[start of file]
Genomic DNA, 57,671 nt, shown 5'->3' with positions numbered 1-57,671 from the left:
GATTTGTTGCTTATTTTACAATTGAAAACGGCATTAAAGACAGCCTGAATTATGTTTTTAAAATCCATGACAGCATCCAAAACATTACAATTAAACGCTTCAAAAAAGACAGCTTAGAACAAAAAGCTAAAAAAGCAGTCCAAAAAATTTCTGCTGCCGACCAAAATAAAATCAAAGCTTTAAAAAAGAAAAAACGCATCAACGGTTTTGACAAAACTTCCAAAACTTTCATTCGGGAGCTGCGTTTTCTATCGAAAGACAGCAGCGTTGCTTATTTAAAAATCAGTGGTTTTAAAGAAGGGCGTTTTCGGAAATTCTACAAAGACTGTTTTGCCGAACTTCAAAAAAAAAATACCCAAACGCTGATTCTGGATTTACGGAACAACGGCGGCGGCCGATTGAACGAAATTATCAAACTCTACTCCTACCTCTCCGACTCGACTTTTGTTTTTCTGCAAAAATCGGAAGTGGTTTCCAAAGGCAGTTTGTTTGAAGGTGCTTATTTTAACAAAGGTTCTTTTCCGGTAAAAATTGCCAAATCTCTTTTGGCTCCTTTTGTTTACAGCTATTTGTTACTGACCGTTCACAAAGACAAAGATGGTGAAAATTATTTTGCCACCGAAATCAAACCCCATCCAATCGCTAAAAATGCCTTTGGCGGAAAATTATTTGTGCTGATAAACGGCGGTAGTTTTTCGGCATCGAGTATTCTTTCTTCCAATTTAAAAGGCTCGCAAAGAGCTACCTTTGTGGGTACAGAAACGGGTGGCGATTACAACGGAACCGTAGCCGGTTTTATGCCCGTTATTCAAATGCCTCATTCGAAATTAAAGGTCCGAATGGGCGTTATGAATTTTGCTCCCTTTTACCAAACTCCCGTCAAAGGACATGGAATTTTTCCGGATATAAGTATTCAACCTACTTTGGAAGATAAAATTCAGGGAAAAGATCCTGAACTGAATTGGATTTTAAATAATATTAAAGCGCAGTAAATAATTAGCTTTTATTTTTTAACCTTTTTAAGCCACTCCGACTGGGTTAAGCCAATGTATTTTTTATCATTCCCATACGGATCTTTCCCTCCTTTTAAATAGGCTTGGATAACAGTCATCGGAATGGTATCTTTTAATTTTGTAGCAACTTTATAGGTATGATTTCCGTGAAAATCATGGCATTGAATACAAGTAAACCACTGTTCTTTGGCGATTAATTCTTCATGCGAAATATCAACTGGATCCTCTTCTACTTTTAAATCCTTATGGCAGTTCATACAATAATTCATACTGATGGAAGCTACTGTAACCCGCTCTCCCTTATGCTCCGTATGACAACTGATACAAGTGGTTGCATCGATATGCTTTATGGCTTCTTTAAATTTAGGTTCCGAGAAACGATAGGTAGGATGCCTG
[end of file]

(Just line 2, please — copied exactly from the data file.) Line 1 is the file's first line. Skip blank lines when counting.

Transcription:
GATTTGTTGCTTATTTTACAATTGAAAACGGCATTAAAGACAGCCTGAATTATGTTTTTAAAATCCATGACAGCATCCAAAACATTACAATTAAACGCTTCAAAAAAGACAGCTTAGAACAAAAAGCTAAAAAAGCAGTCCAAAAAATTTCTGCTGCCGACCAAAATAAAATCAAAGCTTTAAAAAAGAAAAAACGCATCAACGGTTTTGACAAAACTTCCAAAACTTTCATTCGGGAGCTGCGTTTTCTATCGAAAGACAGCAGCGTTGCTTATTTAAAAATCAGTGGTTTTAAAGAAGGGCGTTTTCGGAAATTCTACAAAGACTGTTTTGCCGAACTTCAAAAAAAAAATACCCAAACGCTGATTCTGGATTTACGGAACAACGGCGGCGGCCGATTGAACGAAATTATCAAACTCTACTCCTACCTCTCCGACTCGACTTTTGTTTTTCTGCAAAAATCGGAAGTGGTTTCCAAAGGCAGTTTGTTTGAAGGTGCTTATTTTAACAAAGGTTCTTTTCCGGTAAAAATTGCCAAATCTCTTTTGGCTCCTTTTGTTTACAGCTATTTGTTACTGACCGTTCACAAAGACAAAGATGGTGAAAATTATTTTGCCACCGAAATCAAACCCCATCCAATCGCTAAAAATGCCTTTGGCGGAAAATTATTTGTGCTGATAAACGGCGGTAGTTTTTCGGCATCGAGTATTCTTTCTTCCAATTTAAAAGGCTCGCAAAGAGCTACCTTTGTGGGTACAGAAACGGGTGGCGATTACAACGGAACCGTAGCCGGTTTTATGCCCGTTATTCAAATGCCTCATTCGAAATTAAAGGTCCGAATGGGCGTTATGAATTTTGCTCCCTTTTACCAAACTCCCGTCAAAGGACATGGAATTTTTCCGGATATAAGTATTCAACCTACTTTGGAAGATAAAATTCAGGGAAAAGATCCTGAACTGAATTGGATTTTAAATAATATTAAAGCGCAGTAAATAATTAGCTTTTATTTTTTAACCTTTTTAAGCCACTCCGACTGGGTTAAGCCAATGTATTTTTTATCATTCCCATACGGATCTTTCCCTCCTTTTAAATAGGCTTGGATAACAGTCATCGGAATGGTATCTTTTAATTTTGTAGCAACTTTATAGGTATGATTTCCGTGAAAATCATGGCATTGAATACAAGTAAACCACTGTTCTTTGGCGATTAATTCTTCATGCGAAATATCAACTGGATCCTCTTCTACTTTTAAATCCTTATGGCAGTTCATACAATAATTCATACTGATGGAAGCTACTGTAACCCGCTCTCCCTTATGCTCCGTATGACAACTGATACAAGTGGTTGCATCGATATGCTTTATGGCTTCTTTAAATTTAGGTTCCGAGAAACGATAGGTAGGATGCCTG